Finally, relationships formed in training, at individual levels in particular, are significant for subsequent intercadre interactions in all three countries in the relative absence of formal task-sharing systems at a national level. While recognising and systematising task sharing as part of national workforce strategies is recommended,6 attention should also be paid to the value of positive intercadre and trainer–trainee relationships at the early stages of training which can both reduce conflict31 and enhance task sharing in its current form.
Limitations apply to this study. First, we recognise that the sample size is small, at 15 interviews, limited by resource and time constraints. Nonetheless, at this exploratory stage and using this methodology, the relatively small number of interviews was felt to be justifiable; in view of the depth and the relevant expertise of the interviewees on the subject in question, sufficient ‘information power’32 was generated to identify key themes of relevance to the subject. Data saturation (a complex concept)33 was not formally used to determine sample size because analysis was conducted after the completion of data collection. However, we observed that analysis of the final two interviews did not reveal substantial new themes.
Second, we note that transferability is limited. Within SSA, countries and regions vary greatly with regard to their history, political, economic, cultural and healthcare systems. Although efforts were made to maximise the relevance of the findings within the region by selecting three countries disparate in their training models and PAP:NPAP workforce balance, and by purposively sampling data from three different clinical groups (PAPs, NPAPs and surgeons), in order to increase the diversity of situation and perspectives on the same question,34 the breadth of contextual variation between countries in Africa means that the transferability of these findings to other countries on the continent must be limited. A future study might usefully expand both to other countries and to other key informants, such as NPAP students still in training, or NPAPs who have left practice (including exploration of their reasons for leaving).
Third, although interviews were conducted in English, for some participants this was their second or even third language. This could have affected comprehension and fluency of the interview. Communication could also have been impaired because online interviews were conducted rather than face-to-face interviews. Synchronous online interviewing has some benefits in broadening the geographical remit of a study as well as putative advantages for interviewee comfort.35 However, rapport between interviewer and interviewee may be worse than in person, and nonverbal cues, especially visual ones, are more difficult or impossible to detect.35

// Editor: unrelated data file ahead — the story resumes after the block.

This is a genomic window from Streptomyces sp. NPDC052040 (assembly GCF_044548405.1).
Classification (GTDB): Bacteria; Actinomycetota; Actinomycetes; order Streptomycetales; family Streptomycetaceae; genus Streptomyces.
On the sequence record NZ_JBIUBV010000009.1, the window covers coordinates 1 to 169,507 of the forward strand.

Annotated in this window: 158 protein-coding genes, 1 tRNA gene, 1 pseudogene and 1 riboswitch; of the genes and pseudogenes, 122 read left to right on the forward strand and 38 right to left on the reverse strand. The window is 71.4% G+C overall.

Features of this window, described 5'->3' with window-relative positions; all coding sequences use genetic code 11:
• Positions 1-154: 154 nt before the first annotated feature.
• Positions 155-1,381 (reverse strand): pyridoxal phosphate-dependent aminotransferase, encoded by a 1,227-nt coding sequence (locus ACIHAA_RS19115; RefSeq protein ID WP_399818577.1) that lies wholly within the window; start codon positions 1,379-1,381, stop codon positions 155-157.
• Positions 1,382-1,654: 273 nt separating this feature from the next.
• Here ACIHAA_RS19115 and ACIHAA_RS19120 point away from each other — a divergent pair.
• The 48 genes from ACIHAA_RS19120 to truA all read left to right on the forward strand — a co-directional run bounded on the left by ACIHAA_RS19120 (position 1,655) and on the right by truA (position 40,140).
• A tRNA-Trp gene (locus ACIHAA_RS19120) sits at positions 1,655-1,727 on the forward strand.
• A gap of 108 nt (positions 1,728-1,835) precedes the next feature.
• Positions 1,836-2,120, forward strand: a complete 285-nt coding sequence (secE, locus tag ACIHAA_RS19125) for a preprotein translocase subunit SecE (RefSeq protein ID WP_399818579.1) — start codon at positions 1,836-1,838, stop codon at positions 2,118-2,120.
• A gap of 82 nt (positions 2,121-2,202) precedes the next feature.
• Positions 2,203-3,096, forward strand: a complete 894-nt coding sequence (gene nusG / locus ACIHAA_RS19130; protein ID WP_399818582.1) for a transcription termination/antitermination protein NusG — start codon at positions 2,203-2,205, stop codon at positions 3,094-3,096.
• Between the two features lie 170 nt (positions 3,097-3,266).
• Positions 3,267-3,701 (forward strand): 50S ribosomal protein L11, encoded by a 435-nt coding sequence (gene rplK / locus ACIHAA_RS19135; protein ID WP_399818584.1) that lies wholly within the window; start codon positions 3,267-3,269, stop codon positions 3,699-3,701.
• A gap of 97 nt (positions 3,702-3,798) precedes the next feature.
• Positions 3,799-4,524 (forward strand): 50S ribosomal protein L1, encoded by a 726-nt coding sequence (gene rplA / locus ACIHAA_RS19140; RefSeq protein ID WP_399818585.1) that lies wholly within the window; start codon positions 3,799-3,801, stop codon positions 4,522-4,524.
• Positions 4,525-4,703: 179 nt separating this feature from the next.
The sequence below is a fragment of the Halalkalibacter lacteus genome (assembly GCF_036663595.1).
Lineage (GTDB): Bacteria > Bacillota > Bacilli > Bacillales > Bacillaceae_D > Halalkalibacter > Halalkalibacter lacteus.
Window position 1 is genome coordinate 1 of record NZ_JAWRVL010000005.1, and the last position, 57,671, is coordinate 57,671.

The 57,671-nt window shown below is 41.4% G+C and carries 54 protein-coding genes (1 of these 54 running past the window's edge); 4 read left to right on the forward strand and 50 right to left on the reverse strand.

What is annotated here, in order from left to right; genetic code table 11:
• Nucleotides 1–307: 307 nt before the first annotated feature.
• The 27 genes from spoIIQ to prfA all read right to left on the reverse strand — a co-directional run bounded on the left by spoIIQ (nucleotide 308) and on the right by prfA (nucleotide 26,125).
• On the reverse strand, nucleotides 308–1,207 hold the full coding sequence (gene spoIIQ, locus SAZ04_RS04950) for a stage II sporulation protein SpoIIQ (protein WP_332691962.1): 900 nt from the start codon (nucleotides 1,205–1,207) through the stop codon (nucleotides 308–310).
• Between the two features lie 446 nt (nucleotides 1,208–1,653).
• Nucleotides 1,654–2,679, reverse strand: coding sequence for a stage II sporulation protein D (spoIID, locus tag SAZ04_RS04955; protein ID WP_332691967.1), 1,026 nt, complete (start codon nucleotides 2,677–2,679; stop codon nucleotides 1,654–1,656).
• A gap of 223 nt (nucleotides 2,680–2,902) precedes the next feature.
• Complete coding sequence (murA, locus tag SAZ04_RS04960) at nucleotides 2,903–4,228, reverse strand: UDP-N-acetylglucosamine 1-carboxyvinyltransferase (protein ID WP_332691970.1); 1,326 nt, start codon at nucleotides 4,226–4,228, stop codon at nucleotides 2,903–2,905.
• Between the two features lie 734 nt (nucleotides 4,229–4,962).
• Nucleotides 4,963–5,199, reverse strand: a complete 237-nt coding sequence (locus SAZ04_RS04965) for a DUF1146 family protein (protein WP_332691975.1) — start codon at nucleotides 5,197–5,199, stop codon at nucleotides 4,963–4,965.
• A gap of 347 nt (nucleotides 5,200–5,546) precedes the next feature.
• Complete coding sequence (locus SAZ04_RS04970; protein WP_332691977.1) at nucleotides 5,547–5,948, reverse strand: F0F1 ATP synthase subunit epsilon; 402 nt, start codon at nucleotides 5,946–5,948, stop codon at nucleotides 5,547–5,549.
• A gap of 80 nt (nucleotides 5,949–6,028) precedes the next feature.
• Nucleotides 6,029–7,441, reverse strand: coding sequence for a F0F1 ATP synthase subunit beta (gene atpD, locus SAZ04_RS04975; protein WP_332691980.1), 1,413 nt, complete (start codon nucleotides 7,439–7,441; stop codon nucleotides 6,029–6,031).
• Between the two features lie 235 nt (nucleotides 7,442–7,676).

Finally, issues of reflexivity must be considered. The position and person of the interviewer and of the wider analysing team are relevant.23 The interviewer’s identity as a British, white, female, consultant physician anaesthetist was known to all interviewees, and will have affected her assumptions, interactions with interviewees and potentially interviewees’ responses. Of the analytic team, four are based in the UK and one in Uganda. The UK team members have varying familiarity with one or more of the settings investigated, but all have experience in SSA. All are physicians, which could have affected both their reading and understanding of the transcripts.
Although training is by definition formative for practice (curricula are developed, placements are arranged, trainers train and assessments are held in order to prepare the trainee for a new role), training also affects practice in ways which have been less well recognised. This study used a qualitative approach to describe the experience of clinicians in SSA with regard to NPAP training, finding that discrepancies between urban training and rural working, attitudinal development during training and the importance of the relationships developed in training were important themes. These aspects of training warrant further exploration, particularly in regard to how they may be more intentionally implemented within training programmes, in order to assist the development and expansion of the NPAP workforce.
The design, data collection and early analysis of this work were undertaken as a dissertation project submitted to King’s College, London as part of a MSc in Global Health, by HE, presented locally to fellow students and examiners. The following individuals and institutions are gratefully acknowledged: For input into study design: Dr. Adam Hewitt Smith and Dr. Michael Lipnick. For supervision during HE’s dissertation: Mr. Andy Leather. For assistance in identifying potential participants: Ms. Andrea Charters, Dr. Eva Hanciles, Dr. Richard Lin, Mr. Robert Neighbour, Mr. Lawrence Teh. For early comments on the manuscript: Dr. Niall Winters.
Contributors HE conceived and designed the study, completed data collection and analysis and drafted the paper for submission. FB also contributed to the conception of the study, undertook data analysis and interpretation and critically revised the paper prior to submission. LSB, SK-I and VT undertook data analysis and interpretation and critically revised the paper prior to submission.
Funding This work was supported in part by a grant from the International Relations Committee, representing the Association of Anaesthetists of Great Britain and Ireland and the Royal College of Anaesthetists (no grant number available).
Competing interests None declared.
Ethics approval Ethical approval was sought and obtained for this study from the King’s College London Research Ethics Committee (ref. LRU-16/17-3981), the Uganda National Council for Science and Technology (ref. HS30ES) and the Office of the Sierra Leone Ethics and Scientific Review Committee (no reference provided).
Provenance and peer review Not commissioned; externally peer reviewed.
Data sharing statement Due to the commitment to preserve participants’ anonymity and the small number and potential identifiability of participants, original interview recordings and transcripts cannot be made openly available.
Patient consent for publication Not required.